Cultural Considerations for Mental Health Communications

May 22, 2020 Mari Goetz

The Coronavirus pandemic is having a devastating impact on the Hispanic population in the United States. Throughout the country – and most notably in cities and areas of dense populations – Hispanics are suffering  a higher incidence of illness and death. In Massachusetts, towns with large Hispanic populations are seeing fatality rates that can be up to 20 times higher than neighboring towns with lower numbers of Hispanic residents. In New York City, Hispanics “comprise 19% of the population but have suffered 27% of the deaths.” As the pandemic pushes on throughout the country, the number of Hispanics affected continues to rise, since Hispanics are less likely to be able to work from home and have a higher representation in the essential work force.

But the casualties go beyond illness and loss of life. A Pew Research Center poll found that “around half (49%) of Hispanics say they or someone in their household has taken a pay cut or lost a job – or both – because of the COVID-19 outbreak, compared with 33% of all U.S. adults.” It comes as no surprise then that the Hispanic community is facing a tremendous increase in reports of psychological stress. Dr. Margarita Alegria, the head of the Disparities Research Unit at Massachusetts General Hospital, warns that we need to be prepared for “the post-mental health challenges that will come after the virus,” even as the physical dangers of the pandemic start to wane. While offering information on resources that will ease anxiety about food and shelter may help in the short term, the need for mental health services to help with lingering fears and the emotional shock of loss and uncertainty will need to be comprehensive and ongoing.

Addressing issues of mental health within the Hispanic community, however, is not always straightforward. Seeking help for mental health problems can still carry a stigma for many Hispanics. According to the National Alliance on Mental Illness (NAMI), this stigma may derive from a lack of information and access to mental health care. In fact, NAMI suggests that many Hispanics do not seek treatment because they may not recognize the signs and symptoms of mental health conditions or know where to find help. Language barriers and privacy issues may further complicate the possibility of reaching out for assistance. For instance, many providers offer interpreting services, but when a person is already feeling vulnerable and distrustful, they may not want to add a third party to the conversation.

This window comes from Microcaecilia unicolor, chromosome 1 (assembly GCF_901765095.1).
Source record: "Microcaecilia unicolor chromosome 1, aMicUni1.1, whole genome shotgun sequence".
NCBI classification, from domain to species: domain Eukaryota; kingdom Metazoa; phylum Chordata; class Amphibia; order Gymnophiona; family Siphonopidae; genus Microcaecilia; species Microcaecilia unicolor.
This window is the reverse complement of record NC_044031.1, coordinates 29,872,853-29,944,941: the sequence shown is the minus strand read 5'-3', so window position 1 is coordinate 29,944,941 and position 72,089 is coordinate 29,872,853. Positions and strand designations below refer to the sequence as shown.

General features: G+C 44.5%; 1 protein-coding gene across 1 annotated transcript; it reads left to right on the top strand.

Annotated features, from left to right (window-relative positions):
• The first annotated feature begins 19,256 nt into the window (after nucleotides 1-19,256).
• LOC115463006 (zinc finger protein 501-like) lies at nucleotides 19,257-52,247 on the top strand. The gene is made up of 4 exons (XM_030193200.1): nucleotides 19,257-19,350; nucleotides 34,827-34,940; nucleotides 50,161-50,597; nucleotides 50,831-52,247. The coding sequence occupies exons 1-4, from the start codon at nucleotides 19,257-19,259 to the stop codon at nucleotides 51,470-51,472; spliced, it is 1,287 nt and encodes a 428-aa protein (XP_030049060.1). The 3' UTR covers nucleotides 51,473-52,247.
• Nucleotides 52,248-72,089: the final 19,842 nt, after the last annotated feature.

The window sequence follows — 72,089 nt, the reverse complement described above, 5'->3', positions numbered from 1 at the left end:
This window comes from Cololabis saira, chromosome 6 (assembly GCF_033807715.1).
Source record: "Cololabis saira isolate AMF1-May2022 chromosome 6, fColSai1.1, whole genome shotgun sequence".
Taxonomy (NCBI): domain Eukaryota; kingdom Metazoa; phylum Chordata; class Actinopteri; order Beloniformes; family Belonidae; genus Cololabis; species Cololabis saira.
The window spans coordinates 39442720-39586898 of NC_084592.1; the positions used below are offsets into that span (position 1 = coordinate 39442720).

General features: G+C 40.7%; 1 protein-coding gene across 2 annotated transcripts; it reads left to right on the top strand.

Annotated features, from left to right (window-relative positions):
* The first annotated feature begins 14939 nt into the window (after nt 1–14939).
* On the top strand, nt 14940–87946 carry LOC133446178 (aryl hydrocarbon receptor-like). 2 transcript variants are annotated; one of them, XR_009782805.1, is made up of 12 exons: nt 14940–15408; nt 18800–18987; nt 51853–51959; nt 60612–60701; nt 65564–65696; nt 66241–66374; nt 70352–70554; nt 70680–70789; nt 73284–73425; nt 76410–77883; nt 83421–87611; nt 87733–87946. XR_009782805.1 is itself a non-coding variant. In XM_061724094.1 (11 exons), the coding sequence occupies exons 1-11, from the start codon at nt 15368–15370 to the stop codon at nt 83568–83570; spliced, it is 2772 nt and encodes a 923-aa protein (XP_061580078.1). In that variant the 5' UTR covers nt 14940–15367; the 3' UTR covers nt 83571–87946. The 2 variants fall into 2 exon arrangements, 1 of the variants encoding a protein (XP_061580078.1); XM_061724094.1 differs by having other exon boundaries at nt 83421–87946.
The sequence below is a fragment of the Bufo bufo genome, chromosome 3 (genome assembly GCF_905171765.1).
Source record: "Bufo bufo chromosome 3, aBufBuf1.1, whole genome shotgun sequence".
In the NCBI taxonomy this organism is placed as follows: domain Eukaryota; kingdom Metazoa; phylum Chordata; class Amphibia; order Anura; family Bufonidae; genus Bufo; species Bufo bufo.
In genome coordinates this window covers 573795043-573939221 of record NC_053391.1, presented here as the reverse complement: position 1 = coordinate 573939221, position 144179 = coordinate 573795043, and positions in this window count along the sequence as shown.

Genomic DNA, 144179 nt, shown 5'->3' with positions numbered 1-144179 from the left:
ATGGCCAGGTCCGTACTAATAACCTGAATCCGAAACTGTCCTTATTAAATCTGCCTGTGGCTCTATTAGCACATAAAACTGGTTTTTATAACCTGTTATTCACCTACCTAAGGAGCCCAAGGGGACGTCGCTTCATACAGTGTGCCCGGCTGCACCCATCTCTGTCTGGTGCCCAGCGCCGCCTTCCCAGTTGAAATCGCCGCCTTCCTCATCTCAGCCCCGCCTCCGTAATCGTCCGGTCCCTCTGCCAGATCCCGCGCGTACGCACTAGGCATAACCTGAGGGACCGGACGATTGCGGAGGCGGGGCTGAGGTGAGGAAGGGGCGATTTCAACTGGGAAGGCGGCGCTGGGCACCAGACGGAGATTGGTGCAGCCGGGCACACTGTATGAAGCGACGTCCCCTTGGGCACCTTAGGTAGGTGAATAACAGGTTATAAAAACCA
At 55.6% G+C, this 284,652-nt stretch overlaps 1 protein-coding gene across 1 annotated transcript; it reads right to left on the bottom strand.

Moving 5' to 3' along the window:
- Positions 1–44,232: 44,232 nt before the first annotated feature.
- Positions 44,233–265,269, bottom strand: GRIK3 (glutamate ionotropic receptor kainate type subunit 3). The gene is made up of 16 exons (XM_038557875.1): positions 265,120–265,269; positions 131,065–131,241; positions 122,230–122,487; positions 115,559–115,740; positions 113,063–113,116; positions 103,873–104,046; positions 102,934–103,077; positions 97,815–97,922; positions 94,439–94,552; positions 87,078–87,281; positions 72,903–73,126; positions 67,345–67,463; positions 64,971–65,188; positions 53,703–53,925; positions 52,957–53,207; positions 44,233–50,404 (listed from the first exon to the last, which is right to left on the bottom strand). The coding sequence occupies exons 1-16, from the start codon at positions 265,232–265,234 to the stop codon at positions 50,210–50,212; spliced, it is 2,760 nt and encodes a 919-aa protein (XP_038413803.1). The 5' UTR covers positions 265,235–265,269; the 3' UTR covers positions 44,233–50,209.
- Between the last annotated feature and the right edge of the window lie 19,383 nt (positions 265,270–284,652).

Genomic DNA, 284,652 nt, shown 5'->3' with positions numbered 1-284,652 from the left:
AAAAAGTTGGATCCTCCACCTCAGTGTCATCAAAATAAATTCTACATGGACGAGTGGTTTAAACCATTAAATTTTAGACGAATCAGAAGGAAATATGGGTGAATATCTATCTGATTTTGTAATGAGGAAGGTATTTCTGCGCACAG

The Hispanic community needs to know how to seek mental health services that will offer relief and support. According to NAMI, cultural competence can play a significant role. Simply put, cultural competence is “the ability to understand, communicate with and effectively interact with people across cultures.” Any kind of communication focusing on mental health must take into consideration the Hispanic population’s views on the subject, and must acknowledge the trepidation with which this community approaches this issue. NAMI also suggests primary care providers as initial sources of help and guidance because a sense of trust may already exist, which would allow PCPs to serve as excellent liaisons with someone seeking care and mental health services. Community-based organizations may also provide some guidance. A Modern Healthcare opinion piece recently suggested that community-based organizations may serve as a valuable asset to improve population health. Hispanics often turn to their own community for help, and these organizations provide a much needed level of trust for those seeking mental health resources.

Finally, when providing digital resources, it’s important to reassure Hispanics that links and information are available in Spanish. There are many crisis help lines available, but not all have multilingual resources. If they do, the links are sometimes difficult to find. For example, SAMHSA’s Disaster Distress Hotline (Substance Abuse and Mental Health Services Administration) offers the option to text “Háblanos” to connect with a crisis health counselor in Spanish, but the instructions initially appear in English. In moments of extreme distress, this may only cause further confusion to non-English speakers.

The wave of mental health challenges that Dr. Alegria warns about needs to be addressed now more than ever, and helping the Hispanic community navigate a system that is often confusing to them is an essential part of this challenge. This can be done by taking into account Hispanic perceptions of mental health issues and remaining sensitive to these views. During these times of deep concern and anxiety, any information provided should be easily accessible and delivered in a manner that reassures the Hispanic population that they are not alone and that help is at hand.


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